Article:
Now is the time to save your own life!  And by that I mean to document your life and your memories for posterity.   Once you have everything in order and still want to focus on writing true memoir--snippets of your life story or the impressions that certain parts of your life left on you--the full overview of the story makes the ideal resource to use for your reference.

        Don't wait until age or some catastrophic mental loss has taken away your memories.   Put them down on record so they won't be totally forgotten.

          What are some things you do to help you to remember the details of your life?   Have you tried any of the suggestions I've made here?    Do you have anything about the life of a friend, someone in your family, or some other person significant to you that was left in your care?

Saturday, January 24, 2015

Margo's Gift

Hand-made dolls.
Hand-made dolls. (Photo credit: Wikipedia)

      Celebrating might not be exactly the way I'm looking at it, but I've got a birthday coming up on Friday January 30th.    That next year of my life seems to come along annually on that same date and I haven't figured any way to slow down my aging process.  I won't say how old I'll be on this next birthday, I'll just say it's an age that I once considered old.  Funny, it no longer seems old to me anymore.   My body might be creaky now, but my mind still seems young as it ever was though maybe a bit more wary and conservative.

       My wife is planning on taking me out for dinner for my birthday.   That's it--no parties for me and that's fine with me.  When I was a kid I expected a birthday party.  After I entered adulthood the parties were kind of cool if they happened, though to my recollection I don't think there were many of those.   Now a birthday dinner with my wife is enough.

       Thinking back on birthdays I was remembering parties that I had when I was a kid.   I recall having them, but I don't remember any of them specifically and I don't remember any of the gifts that I received at those parties.   Well, there was this one birthday.   It was my thirteenth birthday if I remember correctly.  We were living in Crown Point, Indiana and I was in junior high school.

         During that time of my life I didn't have too many close friends and most of my school friends didn't live in the neighborhood where I lived.   Several friends and school chums were invited to my birthday party, but only a handful showed up.   One of those was a cute blonde girl who lived in a house on the next street over from where I lived.  I could see her house from my bedroom window.  Her name was Margo.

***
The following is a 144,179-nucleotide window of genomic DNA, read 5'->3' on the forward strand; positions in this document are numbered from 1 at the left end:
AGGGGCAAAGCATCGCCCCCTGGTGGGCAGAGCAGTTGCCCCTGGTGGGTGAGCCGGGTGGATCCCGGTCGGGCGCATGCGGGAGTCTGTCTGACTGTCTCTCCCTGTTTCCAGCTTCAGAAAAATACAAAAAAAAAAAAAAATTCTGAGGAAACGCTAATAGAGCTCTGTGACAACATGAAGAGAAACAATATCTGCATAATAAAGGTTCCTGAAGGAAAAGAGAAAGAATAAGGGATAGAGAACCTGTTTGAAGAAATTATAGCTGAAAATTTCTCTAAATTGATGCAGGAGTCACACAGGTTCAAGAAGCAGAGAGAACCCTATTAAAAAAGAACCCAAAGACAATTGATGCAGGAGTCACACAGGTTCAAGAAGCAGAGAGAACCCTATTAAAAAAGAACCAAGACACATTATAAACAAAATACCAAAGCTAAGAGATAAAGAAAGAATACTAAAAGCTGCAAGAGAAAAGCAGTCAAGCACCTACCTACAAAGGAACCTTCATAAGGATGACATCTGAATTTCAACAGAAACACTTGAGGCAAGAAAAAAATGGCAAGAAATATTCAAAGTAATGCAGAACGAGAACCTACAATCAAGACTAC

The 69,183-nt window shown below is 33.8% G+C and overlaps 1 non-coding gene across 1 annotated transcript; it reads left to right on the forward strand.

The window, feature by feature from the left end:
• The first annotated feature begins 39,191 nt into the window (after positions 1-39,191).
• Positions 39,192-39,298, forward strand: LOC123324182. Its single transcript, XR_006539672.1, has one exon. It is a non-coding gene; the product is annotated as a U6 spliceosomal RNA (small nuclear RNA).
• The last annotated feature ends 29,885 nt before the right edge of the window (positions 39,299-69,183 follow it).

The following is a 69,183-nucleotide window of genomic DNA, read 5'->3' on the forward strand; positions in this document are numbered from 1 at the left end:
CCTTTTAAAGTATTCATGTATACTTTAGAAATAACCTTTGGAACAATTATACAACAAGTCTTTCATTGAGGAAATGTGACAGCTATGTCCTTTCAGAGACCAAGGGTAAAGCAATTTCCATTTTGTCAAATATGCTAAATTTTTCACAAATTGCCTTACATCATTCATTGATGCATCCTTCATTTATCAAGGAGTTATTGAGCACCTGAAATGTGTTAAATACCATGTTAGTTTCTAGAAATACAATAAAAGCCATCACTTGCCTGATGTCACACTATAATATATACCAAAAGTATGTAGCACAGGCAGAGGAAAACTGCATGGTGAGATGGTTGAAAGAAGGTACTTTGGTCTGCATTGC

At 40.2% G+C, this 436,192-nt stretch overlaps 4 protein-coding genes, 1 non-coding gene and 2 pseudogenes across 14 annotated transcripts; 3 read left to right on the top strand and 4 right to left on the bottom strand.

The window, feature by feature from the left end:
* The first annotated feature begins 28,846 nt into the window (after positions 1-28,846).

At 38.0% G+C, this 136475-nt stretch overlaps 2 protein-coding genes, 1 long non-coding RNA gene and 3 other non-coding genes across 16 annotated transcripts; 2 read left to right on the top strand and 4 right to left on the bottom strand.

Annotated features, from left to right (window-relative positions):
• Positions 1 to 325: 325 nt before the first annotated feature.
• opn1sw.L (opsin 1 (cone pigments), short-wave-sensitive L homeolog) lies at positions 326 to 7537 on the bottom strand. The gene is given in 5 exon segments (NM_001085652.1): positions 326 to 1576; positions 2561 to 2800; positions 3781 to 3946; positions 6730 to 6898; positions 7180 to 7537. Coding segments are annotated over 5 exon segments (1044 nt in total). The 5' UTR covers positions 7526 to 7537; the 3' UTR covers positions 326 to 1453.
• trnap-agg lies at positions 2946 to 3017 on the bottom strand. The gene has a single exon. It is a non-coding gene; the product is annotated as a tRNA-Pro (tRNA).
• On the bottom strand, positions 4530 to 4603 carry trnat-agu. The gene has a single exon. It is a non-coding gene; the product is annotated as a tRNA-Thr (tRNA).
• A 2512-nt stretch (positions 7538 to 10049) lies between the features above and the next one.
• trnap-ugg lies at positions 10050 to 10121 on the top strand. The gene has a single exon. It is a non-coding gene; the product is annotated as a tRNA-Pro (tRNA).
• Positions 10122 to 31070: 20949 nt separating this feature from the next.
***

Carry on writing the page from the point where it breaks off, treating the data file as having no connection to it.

Margo must have gone to the same school that I did, but actually I don't know.  I didn't know Margo that well, but I wanted to know her so I told my mother I wanted to invite her to my party.  From what I'd heard, Margo came from a blended family.  She had a step-sister who was about the same age as she was but that girl was kind of mean so I avoided her.  But Margo seemed sweet, quiet, and intellectual.   Maybe it was the glasses she wore that made her seem smart, but I couldn't say for sure whether she was smart or not.  All I knew was that she was cute.

          On party day I was thrilled to see that Margo was among the few guests who showed up.  Trying to remember now I don't recall anything about what we did at that party or who else was there.  I just remember Margo.   Being very shy with girls, I'm not sure that I even spoke to Margo, but I was thrilled to have her at my party.

          Then came time for me to open my presents.   Now so many years later I couldn't tell you what gifts anyone gave me except for the gift from Margo.  No one said anything at the time, but I'm sure the other kids thought it was an odd gift.  Later my mother pointed out what a weird gift it was and that essentially her mother must be pretty cheap to have sent along such a gift with her daughter.  To me though it was a wonderful gift.

         What I found in the crudely wrapped package that Margo handed me was a simple little homemade doll made of cloth with a face drawn on it.  It was almost more like a beanbag than a doll.  I think it's quite possible that Margo had made it herself since it was so simple.  The doll was accompanied by a "birthday card" that was a piece of white paper with a message scrawled in various colors of crayon.

             To my recollection the message said something to the effect of:

               This little man will always be with you
                To bring you luck and protect you.
                 Always keep him near.

          For years I did have that little man and the card.   I've since lost track of the doll and the card.  The doll is probably gone, but I have a feeling that the card remains somewhere among my packed away momentos.  Most importantly I remember that cute girl who gave me the gift.  She is only a vague memory since I don't know that I ever saw her again after that.   I'm not sure what happened to her--I think she moved away a short while after that party.